Water watchdog group moves to DTLA

LA Waterkeeper is moving its offices to Downtown LA after spending 30 years in Santa Monica.

According to Executive Director Bruce Reznik, the organization is moving so it can be closer to the governmental agencies and water-focused groups that are doing the decision making.

“Our work is increasingly centered around Downtown Los Angeles, from water agencies like the Metropolitan Water District to regulatory agencies like the Regional Water Board,” Reznik said.

“Water groups have not been a regular presence at all those agencies. We want to be closer (to Downtown LA) so we can be that presence at city hall and the county board.”

Reznik noted the proximity to Downtown LA also puts LA Waterkeeper closer to its environmental justice partners and helps build better relationships with the communities most impacted by water pollution.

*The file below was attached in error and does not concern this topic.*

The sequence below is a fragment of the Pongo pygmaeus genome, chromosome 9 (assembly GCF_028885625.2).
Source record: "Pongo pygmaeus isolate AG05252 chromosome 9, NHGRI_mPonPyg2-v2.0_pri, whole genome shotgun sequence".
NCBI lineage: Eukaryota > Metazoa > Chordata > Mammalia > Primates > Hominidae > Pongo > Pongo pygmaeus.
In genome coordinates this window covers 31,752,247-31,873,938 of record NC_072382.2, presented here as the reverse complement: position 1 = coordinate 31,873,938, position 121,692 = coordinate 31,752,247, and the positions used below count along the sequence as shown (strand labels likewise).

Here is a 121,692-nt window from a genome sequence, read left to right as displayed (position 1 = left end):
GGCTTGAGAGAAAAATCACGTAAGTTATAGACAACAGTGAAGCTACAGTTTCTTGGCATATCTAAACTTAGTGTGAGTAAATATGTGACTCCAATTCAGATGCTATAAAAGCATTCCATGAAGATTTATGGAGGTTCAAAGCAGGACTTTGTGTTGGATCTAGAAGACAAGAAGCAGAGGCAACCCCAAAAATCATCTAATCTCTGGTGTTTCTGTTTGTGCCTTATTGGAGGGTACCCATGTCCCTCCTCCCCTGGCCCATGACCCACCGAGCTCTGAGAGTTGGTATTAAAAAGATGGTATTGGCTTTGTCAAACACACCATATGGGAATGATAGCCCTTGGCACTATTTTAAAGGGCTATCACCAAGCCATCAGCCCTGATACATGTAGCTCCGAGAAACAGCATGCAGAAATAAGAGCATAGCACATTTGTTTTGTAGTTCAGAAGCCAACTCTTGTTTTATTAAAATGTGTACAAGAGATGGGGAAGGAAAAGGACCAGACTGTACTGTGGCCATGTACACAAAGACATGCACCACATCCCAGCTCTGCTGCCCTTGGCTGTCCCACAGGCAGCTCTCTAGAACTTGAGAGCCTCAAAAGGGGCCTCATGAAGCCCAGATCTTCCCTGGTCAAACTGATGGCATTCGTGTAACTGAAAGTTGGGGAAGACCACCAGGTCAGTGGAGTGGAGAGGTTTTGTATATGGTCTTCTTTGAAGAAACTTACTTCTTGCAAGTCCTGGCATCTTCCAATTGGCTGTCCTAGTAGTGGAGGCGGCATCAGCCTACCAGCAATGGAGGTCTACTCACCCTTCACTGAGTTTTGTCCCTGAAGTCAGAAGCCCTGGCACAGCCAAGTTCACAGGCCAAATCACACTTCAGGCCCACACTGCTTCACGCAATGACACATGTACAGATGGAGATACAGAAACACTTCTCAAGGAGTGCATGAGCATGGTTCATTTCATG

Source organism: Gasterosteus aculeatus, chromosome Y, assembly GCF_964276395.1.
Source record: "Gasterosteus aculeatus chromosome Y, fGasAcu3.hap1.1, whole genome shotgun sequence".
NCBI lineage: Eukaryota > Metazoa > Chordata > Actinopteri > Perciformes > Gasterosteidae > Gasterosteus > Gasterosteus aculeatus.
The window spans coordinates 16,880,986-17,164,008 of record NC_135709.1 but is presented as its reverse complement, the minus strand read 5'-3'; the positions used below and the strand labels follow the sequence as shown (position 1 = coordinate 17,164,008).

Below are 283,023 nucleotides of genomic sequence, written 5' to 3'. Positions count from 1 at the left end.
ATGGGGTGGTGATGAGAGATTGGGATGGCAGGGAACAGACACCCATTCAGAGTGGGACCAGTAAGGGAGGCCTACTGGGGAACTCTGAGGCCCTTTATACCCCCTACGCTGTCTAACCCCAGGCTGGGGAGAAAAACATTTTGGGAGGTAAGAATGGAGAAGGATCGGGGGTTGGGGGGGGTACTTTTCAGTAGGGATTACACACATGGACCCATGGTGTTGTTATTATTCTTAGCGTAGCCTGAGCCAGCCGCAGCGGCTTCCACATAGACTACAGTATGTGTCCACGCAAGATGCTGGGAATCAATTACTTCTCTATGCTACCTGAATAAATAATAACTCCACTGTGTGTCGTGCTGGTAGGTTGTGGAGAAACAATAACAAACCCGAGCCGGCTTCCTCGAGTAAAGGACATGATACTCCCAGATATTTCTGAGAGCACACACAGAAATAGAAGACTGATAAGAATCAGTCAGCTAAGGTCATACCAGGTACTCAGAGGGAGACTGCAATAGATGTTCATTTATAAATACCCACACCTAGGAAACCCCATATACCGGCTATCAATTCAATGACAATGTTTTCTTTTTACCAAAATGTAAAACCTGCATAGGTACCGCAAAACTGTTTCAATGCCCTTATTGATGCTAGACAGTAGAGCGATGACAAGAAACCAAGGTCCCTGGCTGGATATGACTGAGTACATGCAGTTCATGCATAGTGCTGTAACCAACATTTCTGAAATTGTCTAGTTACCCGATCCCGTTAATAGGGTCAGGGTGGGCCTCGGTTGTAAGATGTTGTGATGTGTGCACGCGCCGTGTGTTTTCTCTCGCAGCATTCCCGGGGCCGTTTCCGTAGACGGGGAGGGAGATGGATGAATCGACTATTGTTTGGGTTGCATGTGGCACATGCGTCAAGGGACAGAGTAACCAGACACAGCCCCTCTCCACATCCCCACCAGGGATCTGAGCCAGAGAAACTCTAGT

According to the California Office of Environmental Health and Hazard Assessment, Downtown LA’s level water pollution falls in the 90th percentile for drinking water contaminants, while Santa Monica is only in the 30th percentile. Communities most impacted by that pollution are areas that border the LA River and the surrounding industrial zones, Reznik said.

In the past, LA Waterkeeper has focused on coastal and marine health, but Reznik said that over the years, it made more sense to target inland watersheds at the source of many marine pollutants. While he insists the organization will maintain its commitment to protecting coastal and marine health in Santa Monica Bay, the plan is to focus more heavily on social justice campaigns.

LA Waterkeeper is a watchdog organization focusing on litigation and advocacy to safeguard LA’s inland and coastal waters. Ita mission is to eliminate pollution, achieve ecosystem health in LA’s waterways, and secure low-carbon water supply chains to the region.

A major milestone for the organization came just last month when the Los Angeles County Board of Directors approved the third round of funding for the Safe Clean Water Program.